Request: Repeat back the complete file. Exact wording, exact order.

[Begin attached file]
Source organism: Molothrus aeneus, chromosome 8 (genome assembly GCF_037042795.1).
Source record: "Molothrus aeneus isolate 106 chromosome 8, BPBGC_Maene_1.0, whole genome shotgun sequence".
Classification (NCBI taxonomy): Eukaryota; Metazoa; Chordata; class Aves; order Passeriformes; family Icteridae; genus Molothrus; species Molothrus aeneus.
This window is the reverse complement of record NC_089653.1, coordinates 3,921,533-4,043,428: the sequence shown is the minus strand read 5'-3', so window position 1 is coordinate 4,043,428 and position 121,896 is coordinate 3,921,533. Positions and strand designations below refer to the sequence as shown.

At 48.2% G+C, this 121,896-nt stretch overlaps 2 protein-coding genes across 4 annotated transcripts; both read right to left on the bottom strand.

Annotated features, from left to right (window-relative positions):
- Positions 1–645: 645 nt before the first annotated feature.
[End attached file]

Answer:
Source organism: Molothrus aeneus, chromosome 8 (genome assembly GCF_037042795.1).
Source record: "Molothrus aeneus isolate 106 chromosome 8, BPBGC_Maene_1.0, whole genome shotgun sequence".
Classification (NCBI taxonomy): Eukaryota; Metazoa; Chordata; class Aves; order Passeriformes; family Icteridae; genus Molothrus; species Molothrus aeneus.
This window is the reverse complement of record NC_089653.1, coordinates 3,921,533-4,043,428: the sequence shown is the minus strand read 5'-3', so window position 1 is coordinate 4,043,428 and position 121,896 is coordinate 3,921,533. Positions and strand designations below refer to the sequence as shown.

At 48.2% G+C, this 121,896-nt stretch overlaps 2 protein-coding genes across 4 annotated transcripts; both read right to left on the bottom strand.

Annotated features, from left to right (window-relative positions):
- Positions 1–645: 645 nt before the first annotated feature.